The course emphasises the economic theories of microeconomics, which deal with economic variables affecting individuals, firms and markets, and the economic theories of macroeconomics, which deal with economic variables affecting countries, governments and societies. These economic theories are not to be studied in a vacuum—rather, they are to be applied to real-world issues. Prominent among these issues are fluctuations in economic activity, international trade, economic development and environmental sustainability.

The ethical dimensions involved in the application of economic theories and policies permeate throughout the economics course as students are required to consider and reflect on human end-goals and values.

The economics course encourages students to develop international perspectives, fosters a concern for global issues, and raises students’ awareness of their own responsibilities at a local, national and international level. The course also seeks to develop values and attitudes that will enable students to achieve a degree of personal commitment in trying to resolve these issues, appreciating our shared responsibility as citizens of an increasingly interdependent world.

What’s the different between Standard and Higher Level?

At both standard level and higher level, candidates are required to study four topics: microeconomics, macroeconomics, international economics and development economics with some sub-topics within these reserved solely for higher level. These sections are assessed by two examinations at standard level and three examinations at higher level.

In addition to the examinations, candidates must submit an internal assessment. Both standard level and higher level economics students must produce a portfolio of three commentaries based on articles from published news media.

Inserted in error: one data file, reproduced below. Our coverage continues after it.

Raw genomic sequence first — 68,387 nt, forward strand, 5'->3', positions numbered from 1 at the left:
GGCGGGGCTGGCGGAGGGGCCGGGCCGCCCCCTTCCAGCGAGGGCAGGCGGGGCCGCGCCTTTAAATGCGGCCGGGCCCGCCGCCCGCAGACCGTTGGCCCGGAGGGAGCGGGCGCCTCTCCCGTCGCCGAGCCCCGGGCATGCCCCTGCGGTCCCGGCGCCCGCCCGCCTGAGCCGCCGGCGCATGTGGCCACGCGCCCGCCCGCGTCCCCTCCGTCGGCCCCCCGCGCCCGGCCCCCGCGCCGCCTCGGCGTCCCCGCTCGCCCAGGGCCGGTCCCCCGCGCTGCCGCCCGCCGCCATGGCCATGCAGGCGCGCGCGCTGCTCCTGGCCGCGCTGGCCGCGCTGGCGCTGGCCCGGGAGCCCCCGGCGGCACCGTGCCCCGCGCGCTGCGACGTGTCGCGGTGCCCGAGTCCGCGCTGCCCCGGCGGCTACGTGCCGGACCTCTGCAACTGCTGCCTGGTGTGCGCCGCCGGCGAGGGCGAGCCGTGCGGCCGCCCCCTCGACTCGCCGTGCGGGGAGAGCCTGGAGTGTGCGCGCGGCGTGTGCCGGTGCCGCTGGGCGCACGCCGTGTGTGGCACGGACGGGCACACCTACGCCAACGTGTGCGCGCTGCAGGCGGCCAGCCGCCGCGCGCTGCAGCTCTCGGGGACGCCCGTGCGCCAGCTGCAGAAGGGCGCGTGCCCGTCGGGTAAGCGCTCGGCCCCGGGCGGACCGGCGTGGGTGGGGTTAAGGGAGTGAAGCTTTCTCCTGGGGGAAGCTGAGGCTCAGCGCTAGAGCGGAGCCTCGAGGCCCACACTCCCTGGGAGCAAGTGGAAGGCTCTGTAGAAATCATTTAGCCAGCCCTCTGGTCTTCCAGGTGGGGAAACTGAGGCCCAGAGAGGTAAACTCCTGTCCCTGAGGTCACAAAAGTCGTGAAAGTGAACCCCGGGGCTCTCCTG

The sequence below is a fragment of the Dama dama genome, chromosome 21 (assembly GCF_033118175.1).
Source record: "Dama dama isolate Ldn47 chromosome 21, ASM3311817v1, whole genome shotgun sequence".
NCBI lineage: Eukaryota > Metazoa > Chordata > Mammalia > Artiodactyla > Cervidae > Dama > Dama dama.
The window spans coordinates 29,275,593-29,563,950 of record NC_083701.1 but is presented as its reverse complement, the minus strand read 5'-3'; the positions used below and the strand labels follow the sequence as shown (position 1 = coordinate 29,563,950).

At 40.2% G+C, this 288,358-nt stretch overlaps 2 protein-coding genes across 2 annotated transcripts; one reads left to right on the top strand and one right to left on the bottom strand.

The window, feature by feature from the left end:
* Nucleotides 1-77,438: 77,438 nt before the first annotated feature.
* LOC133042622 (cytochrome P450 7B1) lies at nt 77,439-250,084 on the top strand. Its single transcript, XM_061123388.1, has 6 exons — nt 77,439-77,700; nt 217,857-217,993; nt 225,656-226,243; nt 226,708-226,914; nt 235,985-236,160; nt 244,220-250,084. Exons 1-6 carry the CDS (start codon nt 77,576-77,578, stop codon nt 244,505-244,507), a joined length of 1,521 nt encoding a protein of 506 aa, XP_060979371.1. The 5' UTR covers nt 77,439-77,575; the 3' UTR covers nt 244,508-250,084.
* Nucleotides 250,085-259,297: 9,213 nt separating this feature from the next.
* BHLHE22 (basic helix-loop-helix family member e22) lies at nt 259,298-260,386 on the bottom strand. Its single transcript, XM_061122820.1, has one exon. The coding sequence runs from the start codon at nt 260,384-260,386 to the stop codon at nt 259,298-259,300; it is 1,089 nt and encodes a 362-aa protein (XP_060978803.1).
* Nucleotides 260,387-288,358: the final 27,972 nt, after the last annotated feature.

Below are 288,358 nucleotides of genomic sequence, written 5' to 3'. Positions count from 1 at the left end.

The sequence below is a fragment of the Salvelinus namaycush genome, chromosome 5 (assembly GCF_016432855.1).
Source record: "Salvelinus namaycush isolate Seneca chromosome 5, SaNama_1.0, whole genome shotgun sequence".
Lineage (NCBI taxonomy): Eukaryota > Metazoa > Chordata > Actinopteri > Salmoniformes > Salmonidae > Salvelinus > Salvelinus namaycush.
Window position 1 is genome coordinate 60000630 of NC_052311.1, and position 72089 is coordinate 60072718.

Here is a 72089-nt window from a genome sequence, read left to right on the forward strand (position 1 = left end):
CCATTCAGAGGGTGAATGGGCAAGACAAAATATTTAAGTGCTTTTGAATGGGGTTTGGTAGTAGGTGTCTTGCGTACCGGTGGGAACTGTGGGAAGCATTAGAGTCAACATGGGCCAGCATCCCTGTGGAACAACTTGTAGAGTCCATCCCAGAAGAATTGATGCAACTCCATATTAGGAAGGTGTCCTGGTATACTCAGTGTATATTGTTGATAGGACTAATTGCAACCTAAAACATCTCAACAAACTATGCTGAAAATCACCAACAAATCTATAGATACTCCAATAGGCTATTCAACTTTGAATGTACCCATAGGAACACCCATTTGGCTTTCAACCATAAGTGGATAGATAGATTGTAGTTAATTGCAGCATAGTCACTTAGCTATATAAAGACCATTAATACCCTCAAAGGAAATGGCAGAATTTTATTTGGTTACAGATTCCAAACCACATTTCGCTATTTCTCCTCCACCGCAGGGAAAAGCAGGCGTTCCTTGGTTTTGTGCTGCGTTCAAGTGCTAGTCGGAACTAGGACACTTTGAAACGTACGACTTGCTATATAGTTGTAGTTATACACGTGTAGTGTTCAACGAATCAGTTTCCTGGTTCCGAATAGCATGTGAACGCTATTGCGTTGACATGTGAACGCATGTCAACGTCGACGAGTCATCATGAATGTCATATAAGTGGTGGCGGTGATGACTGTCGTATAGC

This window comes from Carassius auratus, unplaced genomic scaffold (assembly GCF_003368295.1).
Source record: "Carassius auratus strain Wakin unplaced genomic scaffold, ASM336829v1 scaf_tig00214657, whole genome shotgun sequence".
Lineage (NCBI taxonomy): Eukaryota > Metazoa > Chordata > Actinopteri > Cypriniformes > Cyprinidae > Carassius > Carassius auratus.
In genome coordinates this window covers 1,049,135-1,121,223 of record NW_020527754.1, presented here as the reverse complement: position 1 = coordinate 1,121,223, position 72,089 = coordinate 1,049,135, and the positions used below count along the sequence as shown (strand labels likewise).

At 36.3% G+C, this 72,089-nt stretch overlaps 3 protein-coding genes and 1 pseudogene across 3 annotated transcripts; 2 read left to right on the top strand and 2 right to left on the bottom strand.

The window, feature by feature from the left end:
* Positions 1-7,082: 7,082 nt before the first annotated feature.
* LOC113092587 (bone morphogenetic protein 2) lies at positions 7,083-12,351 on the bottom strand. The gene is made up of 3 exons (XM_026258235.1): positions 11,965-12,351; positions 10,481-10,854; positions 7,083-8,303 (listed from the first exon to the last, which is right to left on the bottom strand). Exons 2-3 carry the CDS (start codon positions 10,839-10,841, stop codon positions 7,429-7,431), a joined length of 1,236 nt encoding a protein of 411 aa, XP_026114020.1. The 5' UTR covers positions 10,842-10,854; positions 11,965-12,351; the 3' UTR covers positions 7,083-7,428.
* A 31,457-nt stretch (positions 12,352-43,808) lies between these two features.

Group 3: Global Politics

The global politics course explores fundamental political concepts such as power, liberty and equality, in a range of contexts and at a variety of levels.

It allows students to develop an understanding of the local, national, international and global dimensions of political activity, as well as allowing them the opportunity to explore political issues affecting their own lives.

Global politics draws on a variety of disciplines in the social sciences and humanities. It helps students to understand abstract political concepts by grounding them in real world examples and case studies, and also invites comparison between such examples and case studies to ensure a transnational perspective.

Developing international mindedness and an awareness of multiple perspectives is at the heart of this course. It encourages dialogue and debate, nurturing the capacity to interpret competing and contestable claims.

All standard level and higher-level students complete a common core entitled “People, Power and Politics”. This consists of four core units:

  • Power, sovereignty and international relations
  • Human rights
  • Development
  • Peace and conflict.

All standard level and higher-level students also undertake an engagement activity through which they study a political issue of interest experientially. Students complement their experiential learning with more theoretical perspectives from research and submit a written report summarising their investigation.

Higher-level students also examine two contemporary global political challenges, through a case studies approach.